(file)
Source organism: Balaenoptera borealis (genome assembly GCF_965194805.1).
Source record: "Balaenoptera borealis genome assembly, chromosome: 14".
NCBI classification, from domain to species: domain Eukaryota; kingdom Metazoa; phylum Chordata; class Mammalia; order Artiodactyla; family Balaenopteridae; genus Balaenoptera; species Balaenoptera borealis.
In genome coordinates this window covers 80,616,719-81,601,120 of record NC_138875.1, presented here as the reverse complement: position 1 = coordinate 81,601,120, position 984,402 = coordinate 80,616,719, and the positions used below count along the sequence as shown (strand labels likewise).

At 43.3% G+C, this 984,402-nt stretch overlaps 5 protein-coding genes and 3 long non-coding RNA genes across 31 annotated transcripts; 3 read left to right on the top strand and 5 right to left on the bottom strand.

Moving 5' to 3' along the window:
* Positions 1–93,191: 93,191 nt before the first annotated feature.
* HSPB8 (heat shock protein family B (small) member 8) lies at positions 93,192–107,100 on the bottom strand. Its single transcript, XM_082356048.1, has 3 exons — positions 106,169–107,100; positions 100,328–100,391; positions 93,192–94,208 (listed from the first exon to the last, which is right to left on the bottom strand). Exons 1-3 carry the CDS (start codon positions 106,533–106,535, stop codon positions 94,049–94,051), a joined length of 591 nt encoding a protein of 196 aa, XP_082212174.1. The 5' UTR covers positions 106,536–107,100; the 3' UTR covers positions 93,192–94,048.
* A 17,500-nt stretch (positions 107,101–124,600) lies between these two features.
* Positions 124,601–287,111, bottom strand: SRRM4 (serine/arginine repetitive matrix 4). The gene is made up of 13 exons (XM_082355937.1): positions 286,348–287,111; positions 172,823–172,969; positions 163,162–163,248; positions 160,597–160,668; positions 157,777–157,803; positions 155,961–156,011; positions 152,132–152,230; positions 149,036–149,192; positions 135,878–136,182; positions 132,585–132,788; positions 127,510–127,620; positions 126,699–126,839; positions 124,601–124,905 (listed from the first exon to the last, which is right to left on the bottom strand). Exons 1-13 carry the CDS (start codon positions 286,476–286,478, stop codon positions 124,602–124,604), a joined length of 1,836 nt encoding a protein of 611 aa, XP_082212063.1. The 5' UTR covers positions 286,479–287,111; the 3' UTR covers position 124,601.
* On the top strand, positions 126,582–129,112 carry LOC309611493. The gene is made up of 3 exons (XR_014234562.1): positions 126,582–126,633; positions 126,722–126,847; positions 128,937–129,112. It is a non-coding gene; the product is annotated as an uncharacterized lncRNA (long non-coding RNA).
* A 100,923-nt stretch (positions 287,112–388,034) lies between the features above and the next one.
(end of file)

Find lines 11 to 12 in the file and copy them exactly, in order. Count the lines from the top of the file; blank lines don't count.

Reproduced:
* On the top strand, positions 126,582–129,112 carry LOC309611493. The gene is made up of 3 exons (XR_014234562.1): positions 126,582–126,633; positions 126,722–126,847; positions 128,937–129,112. It is a non-coding gene; the product is annotated as an uncharacterized lncRNA (long non-coding RNA).
* A 100,923-nt stretch (positions 287,112–388,034) lies between the features above and the next one.